Keith Hernandez’s retirement number shows the Mets are embracing history

Keith Hernandez’s retirement number shows the Mets are embracing history

For a long time, the Mets tried to mute and conceal their history. This has always been a mystery, because the Mets have a very important history. Think about it: Always, when you’ve had a tough year in fantasy football and you’re 1-10, the excitement in the text string jumps from one sport to the next:

“You” 62 Mets out of this league! “

Likewise, if your team on the slow pitch has been squabbling for years and suddenly you start winning game after game, some in a way that’s hard to explain, within five minutes of tapping the post-game barrel, someone will say, “Who do you think you are,” 69 Mets? You do this while talking a lot about trash, just write “86” instead of “69”.

How many organizations have three such iconic teams, spanning from the highest levels of their sport to hangovers?

However, the Mets never embraced that. At first, out of respect for relay fans who started out their lives as Giants or Dodgers fans, they adopted the Mets in ’62. At times, the Mets seemed intimidated even broaching the topic because Yankees all over town had built a local annex to Cooperstown.

When Citi Field opened in 2009, there was no Mets history to be found anywhere. No museum. There is no bridge. No outside statues. The guides wore a chestnut outfit resembling Velez’s exercises. The Jackie Robinson Rotunda was the only real nod to history – and Robinson retired six years before the Mets were born.

That’s why the Mets’ latest catching-up wave is not only welcome, it’s long overdue.

Keith Hernandez’s retirement number shows the Mets are embracing history
Keith Hernandez and Steve Cohen
Getty Images AP

“We’re close to turning 60,” Keith Hernandez said on Wednesday. “think about it.”

It was a day to celebrate Hernandez, the man in motion at the 1986 World Championships, one of the most important names in the team’s history. The night before, Steve Cohen had called Hernandez at his winter home in Florida. Hernandez thought the Mets owner might want to discuss the team’s crowded state, and possibly talk about 2022.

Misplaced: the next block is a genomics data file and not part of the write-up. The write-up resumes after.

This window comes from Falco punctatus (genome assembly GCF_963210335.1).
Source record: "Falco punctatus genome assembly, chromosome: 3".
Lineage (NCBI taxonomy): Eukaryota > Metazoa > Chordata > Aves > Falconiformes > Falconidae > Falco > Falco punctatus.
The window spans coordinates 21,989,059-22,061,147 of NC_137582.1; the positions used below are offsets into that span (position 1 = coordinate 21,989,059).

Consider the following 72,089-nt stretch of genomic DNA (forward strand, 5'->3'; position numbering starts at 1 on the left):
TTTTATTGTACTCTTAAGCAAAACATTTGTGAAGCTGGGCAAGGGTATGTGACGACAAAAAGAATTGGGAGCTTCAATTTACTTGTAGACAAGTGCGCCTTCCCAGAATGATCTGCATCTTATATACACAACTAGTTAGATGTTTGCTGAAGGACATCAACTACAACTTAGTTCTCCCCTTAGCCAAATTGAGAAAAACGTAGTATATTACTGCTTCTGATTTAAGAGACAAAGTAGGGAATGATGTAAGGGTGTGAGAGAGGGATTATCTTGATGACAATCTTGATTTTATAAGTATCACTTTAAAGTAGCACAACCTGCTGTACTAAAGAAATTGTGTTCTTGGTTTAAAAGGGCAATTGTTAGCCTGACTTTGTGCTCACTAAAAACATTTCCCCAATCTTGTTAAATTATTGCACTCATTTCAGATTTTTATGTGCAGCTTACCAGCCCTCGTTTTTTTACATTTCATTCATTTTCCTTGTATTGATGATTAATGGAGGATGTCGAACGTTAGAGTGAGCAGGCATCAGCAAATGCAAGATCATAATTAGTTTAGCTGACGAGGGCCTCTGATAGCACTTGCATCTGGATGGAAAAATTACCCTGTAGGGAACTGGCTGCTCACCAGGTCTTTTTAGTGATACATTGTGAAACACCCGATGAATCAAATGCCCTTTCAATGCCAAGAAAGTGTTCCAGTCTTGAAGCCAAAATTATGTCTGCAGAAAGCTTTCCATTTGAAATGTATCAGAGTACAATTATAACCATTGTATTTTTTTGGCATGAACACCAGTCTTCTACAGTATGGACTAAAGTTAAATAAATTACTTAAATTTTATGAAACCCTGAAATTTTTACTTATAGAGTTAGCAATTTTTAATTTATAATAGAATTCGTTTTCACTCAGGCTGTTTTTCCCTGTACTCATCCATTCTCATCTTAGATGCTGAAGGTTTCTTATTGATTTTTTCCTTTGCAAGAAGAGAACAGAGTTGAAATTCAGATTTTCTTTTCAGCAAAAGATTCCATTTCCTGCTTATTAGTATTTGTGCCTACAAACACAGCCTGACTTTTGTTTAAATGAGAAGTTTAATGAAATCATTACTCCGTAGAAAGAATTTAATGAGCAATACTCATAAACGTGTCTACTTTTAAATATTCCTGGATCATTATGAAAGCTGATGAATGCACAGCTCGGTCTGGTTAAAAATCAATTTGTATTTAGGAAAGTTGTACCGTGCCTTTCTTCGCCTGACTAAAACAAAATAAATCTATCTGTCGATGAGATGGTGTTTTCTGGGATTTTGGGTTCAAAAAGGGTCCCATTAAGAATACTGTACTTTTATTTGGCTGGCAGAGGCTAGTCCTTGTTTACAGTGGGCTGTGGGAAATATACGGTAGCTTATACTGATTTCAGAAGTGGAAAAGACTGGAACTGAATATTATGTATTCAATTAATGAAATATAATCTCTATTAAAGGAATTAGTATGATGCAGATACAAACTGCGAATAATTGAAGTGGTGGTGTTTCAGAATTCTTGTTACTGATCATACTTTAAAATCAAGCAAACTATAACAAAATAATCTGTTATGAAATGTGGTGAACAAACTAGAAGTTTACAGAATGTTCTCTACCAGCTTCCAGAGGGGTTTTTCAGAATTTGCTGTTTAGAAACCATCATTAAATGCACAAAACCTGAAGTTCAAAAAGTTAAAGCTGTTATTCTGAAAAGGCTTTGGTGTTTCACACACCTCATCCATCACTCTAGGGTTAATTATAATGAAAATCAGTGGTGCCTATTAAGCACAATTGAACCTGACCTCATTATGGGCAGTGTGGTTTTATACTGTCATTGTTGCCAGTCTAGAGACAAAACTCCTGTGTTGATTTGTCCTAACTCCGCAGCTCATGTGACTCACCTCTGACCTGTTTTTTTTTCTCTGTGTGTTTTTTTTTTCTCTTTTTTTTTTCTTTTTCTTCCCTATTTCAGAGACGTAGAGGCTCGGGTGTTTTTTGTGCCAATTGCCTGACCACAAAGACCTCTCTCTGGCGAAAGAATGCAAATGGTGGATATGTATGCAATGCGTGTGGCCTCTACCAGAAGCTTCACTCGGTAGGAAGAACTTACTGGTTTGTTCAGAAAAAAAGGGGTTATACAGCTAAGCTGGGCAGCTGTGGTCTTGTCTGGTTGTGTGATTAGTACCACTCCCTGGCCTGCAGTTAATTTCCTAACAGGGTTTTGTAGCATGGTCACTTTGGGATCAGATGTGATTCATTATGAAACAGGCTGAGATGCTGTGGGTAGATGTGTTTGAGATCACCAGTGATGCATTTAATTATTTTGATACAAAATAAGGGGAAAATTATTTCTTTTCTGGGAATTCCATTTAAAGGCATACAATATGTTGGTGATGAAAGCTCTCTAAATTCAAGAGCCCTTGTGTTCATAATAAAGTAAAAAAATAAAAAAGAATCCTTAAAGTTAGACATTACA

Instead, Cohen made public Hernandez.

And many of his fans, too.

“He said ‘We’re going to retire No. 17 this summer,’” Hernandez said, “and even in the retelling you can see Hernandez’s face blushing with pride. “This is the highest honor an organization can give a player.”

It should be noted, for the record and in fairness, that the decision to retire No. Hernandez was reached by the Mets Hall of Fame committee while the Welbone family was still owned by the team, and Jeff Welbone led that committee (the news was blocked., even from Hernandez, so Jerry Kuzman can enjoy single lights for one year). So was the decision, albeit belatedly, to commission a Tom Sphere statue, which will also be revealed this year.

It’s a testament to good timing that the new owner, who returns to the Polo Grounds with his Mets, will be the one to harvest the goodwill of the franchise finally coming to terms with its long and colorful narrative. Let Hernandez Get Away There will also be a commemoration of Old-Timers Day at Citi Field, with 50 veterans invited.

It’s all catnip for the fans, and it stirs the excitement of guys like Hernandez who have been so integral to building so much of the team’s story. It was the arrival of Hernandez in 1983 that signaled a dramatic change in the 1980s. The first serious piece of the puzzle. He nearly won the MVP award in 1984. He took big hits in the fall of 1986.

Mets Spring Training, from St. Lucy County Sports Complex/Port St. Lucy, Florida.  Exercise Mets Jugs & Catchers, #17 Special Coach Keith Hernandez returns to the Mets for the first time since leaving the 1989 season with Manager Bobby Valentine
Keith Hernandez, seen here in spring 1989 training with manager Bobby Valentine, has long been a Mets fan favorite.
Nori Hernandez

When he left the Mets after the 1989 season, I was honored to see David Cone sporting his old number, 17, which he was less impressed with when other outsiders started wearing it. Wed can laugh.

It wasn’t funny in 2004. I wrote a column saying May I wonder why the Mets didn’t bother to retire 17, and why the Knicks refused to hang Number 30 in Bernard King’s honor. The comments I received were overwhelming, especially for Hernandez. The next time I saw him I told him so. Smile.

“It should be posthumous,” he said. Here, ‘history’ is a dirty word.

Not anymore. 17 Hernandez will join the 14th, 31st, 36th, 37th and 41st this summer. Definitely No. 5 for David Wright wouldn’t be far behind. Statue of Sever is coming. The Day of the Ancients is back. The Mets is 60 years old. April 11. The new breed is now the old guard. There’s a lot of history in Queens, good and bad, and the people of the Mets are finally ready to get a taste of it. It’s about time.


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